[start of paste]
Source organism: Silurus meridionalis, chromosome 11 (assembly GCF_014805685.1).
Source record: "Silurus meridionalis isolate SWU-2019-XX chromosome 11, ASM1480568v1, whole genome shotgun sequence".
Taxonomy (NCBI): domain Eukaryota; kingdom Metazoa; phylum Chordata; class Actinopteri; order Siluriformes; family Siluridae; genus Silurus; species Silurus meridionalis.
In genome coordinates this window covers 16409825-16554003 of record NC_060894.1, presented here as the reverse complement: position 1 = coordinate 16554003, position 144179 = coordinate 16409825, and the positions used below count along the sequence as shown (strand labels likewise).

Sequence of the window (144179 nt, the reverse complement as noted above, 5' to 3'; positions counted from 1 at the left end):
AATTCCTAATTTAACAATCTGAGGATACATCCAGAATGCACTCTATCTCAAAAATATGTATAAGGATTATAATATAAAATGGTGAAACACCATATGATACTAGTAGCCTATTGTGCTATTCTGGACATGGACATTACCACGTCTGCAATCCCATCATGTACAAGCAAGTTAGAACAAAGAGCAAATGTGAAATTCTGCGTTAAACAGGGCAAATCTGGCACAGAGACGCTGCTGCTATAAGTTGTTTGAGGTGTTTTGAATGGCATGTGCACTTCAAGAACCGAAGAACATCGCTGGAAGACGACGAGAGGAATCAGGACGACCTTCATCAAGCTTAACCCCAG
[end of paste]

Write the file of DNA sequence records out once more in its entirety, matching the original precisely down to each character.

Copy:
Source organism: Silurus meridionalis, chromosome 11 (assembly GCF_014805685.1).
Source record: "Silurus meridionalis isolate SWU-2019-XX chromosome 11, ASM1480568v1, whole genome shotgun sequence".
Taxonomy (NCBI): domain Eukaryota; kingdom Metazoa; phylum Chordata; class Actinopteri; order Siluriformes; family Siluridae; genus Silurus; species Silurus meridionalis.
In genome coordinates this window covers 16409825-16554003 of record NC_060894.1, presented here as the reverse complement: position 1 = coordinate 16554003, position 144179 = coordinate 16409825, and the positions used below count along the sequence as shown (strand labels likewise).

Sequence of the window (144179 nt, the reverse complement as noted above, 5' to 3'; positions counted from 1 at the left end):
AATTCCTAATTTAACAATCTGAGGATACATCCAGAATGCACTCTATCTCAAAAATATGTATAAGGATTATAATATAAAATGGTGAAACACCATATGATACTAGTAGCCTATTGTGCTATTCTGGACATGGACATTACCACGTCTGCAATCCCATCATGTACAAGCAAGTTAGAACAAAGAGCAAATGTGAAATTCTGCGTTAAACAGGGCAAATCTGGCACAGAGACGCTGCTGCTATAAGTTGTTTGAGGTGTTTTGAATGGCATGTGCACTTCAAGAACCGAAGAACATCGCTGGAAGACGACGAGAGGAATCAGGACGACCTTCATCAAGCTTAACCCCAG